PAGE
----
With an engineer, you should have fewer conflicts in scheduling and coordination as well as less rework.
Some of the key items an engineer can and should take care of include:
- Clear specifications
- Drift requirements
- Foundation design
- Ornamental accessories
The engineer provides the exact location and type of wind bracing needed. Standard bracing may not be appropriate for some architectural elements. By ensuring proper placement, the engineer enhances the structural performance of the building.
Special lateral movement limitations, or drift requirements, may be necessary for brick veneer or connections between buildings.
Since the column reactions are unknown until after the bid is awarded, the contractor must hire a foundation design engineer. If lintels, facades, parapets, or additional supports are called for in the plans, an engineer needs to provide the load, layout, and configuration specifications for the building supplier. Otherwise, the bid may not be correct, and change orders will soon follow.
Engineers assist with the incorporation of specialty architectural items since most metal building kits do not always play well with these. The engineer must get the requirements to the manufacturer before the kit and specialty items are priced if structural performance will be impacted.
Once the building design is complete, the shop drawings need to be checked by someone familiar with the structures, and that usually means an engineer. The engineer is often the go-between for the building supplier and the architect, helping smooth communication and identifying potential problems before the components are fabricated.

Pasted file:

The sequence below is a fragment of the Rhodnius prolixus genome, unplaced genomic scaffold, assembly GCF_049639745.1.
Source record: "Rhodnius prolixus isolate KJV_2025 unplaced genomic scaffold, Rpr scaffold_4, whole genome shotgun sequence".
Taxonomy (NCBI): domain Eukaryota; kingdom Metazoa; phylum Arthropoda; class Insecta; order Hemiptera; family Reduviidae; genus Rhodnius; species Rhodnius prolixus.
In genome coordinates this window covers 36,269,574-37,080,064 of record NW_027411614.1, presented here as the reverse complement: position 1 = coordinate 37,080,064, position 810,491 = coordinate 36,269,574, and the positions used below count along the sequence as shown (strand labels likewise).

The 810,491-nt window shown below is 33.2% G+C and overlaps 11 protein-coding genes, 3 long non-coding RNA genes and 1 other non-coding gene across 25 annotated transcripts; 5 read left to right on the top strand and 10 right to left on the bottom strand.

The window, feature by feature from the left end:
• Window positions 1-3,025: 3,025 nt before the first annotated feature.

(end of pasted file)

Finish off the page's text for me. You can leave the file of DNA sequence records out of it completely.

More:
An engineer is involved in almost every phase of design and preparation.
What is an engineer of record?
The engineer of record, or EOR, is the one whose tail is on the line if a structural failure should occur once the building is complete and signed off.
EORs are responsible for making sure all the components and specialty trades involved on the job are engineered to local building codes. They closely monitor the mechanics of the envelope and review all engineering done by the specialty trades. They won’t engineer anything unless hired to do so.
At the end of the day, it is the engineer of record's stamp that tells the world that the building is appropriately engineered and, hence, safe for occupancy. When would the EOR stamp be withheld?
The EOR has right of refusal anytime a system or building is not to code at any time. The EOR is the point of accountability for everything to do with the structure and must make certain everything is engineered to code and that the mechanics of the building flow properly.
Not all projects require an engineer of record - like simple structures such a big box project or a commercial project that a GC can handle. However, if the structure or structures are so complex or there are so many trades involved that a GC could never hope to corral them all to ensure code and mechanical compliance, an EOR should be hired to make sure all is well.
The GC may wish to hire the EOR to avoid conflicts with someone else’s hire. On the other hand, if you stick with reputable, highly rated and referred subs and an experienced general contractor, you may not need an EOR on your project.
Engineers figure in nearly every phase of a complex steel building project. Whether or not you need one on your job depends on the design and scope of the structure and the competency of the labor.